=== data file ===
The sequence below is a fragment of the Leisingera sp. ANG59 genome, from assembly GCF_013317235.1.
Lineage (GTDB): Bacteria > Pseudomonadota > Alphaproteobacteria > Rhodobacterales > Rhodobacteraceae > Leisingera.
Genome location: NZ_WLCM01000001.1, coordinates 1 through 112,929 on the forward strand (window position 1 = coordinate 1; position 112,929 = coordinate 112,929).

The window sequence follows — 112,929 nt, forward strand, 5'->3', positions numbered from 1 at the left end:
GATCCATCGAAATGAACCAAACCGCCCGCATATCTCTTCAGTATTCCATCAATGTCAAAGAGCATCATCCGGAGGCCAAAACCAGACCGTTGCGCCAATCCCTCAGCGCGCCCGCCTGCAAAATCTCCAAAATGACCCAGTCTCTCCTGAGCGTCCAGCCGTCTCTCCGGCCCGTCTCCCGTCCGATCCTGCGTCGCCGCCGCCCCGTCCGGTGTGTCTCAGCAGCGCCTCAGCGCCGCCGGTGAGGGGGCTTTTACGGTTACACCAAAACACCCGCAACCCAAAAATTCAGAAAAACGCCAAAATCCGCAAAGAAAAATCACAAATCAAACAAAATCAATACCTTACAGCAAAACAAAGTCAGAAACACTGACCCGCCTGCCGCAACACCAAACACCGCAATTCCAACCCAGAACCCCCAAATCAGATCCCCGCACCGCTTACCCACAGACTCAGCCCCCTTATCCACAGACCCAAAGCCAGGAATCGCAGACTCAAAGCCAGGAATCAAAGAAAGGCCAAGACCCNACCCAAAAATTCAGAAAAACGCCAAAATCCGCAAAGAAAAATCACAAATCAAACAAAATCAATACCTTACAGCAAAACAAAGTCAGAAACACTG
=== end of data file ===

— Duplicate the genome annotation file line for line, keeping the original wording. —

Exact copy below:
The sequence below is a fragment of the Leisingera sp. ANG59 genome, from assembly GCF_013317235.1.
Lineage (GTDB): Bacteria > Pseudomonadota > Alphaproteobacteria > Rhodobacterales > Rhodobacteraceae > Leisingera.
Genome location: NZ_WLCM01000001.1, coordinates 1 through 112,929 on the forward strand (window position 1 = coordinate 1; position 112,929 = coordinate 112,929).

The window sequence follows — 112,929 nt, forward strand, 5'->3', positions numbered from 1 at the left end:
GATCCATCGAAATGAACCAAACCGCCCGCATATCTCTTCAGTATTCCATCAATGTCAAAGAGCATCATCCGGAGGCCAAAACCAGACCGTTGCGCCAATCCCTCAGCGCGCCCGCCTGCAAAATCTCCAAAATGACCCAGTCTCTCCTGAGCGTCCAGCCGTCTCTCCGGCCCGTCTCCCGTCCGATCCTGCGTCGCCGCCGCCCCGTCCGGTGTGTCTCAGCAGCGCCTCAGCGCCGCCGGTGAGGGGGCTTTTACGGTTACACCAAAACACCCGCAACCCAAAAATTCAGAAAAACGCCAAAATCCGCAAAGAAAAATCACAAATCAAACAAAATCAATACCTTACAGCAAAACAAAGTCAGAAACACTGACCCGCCTGCCGCAACACCAAACACCGCAATTCCAACCCAGAACCCCCAAATCAGATCCCCGCACCGCTTACCCACAGACTCAGCCCCCTTATCCACAGACCCAAAGCCAGGAATCGCAGACTCAAAGCCAGGAATCAAAGAAAGGCCAAGACCCNACCCAAAAATTCAGAAAAACGCCAAAATCCGCAAAGAAAAATCACAAATCAAACAAAATCAATACCTTACAGCAAAACAAAGTCAGAAACACTG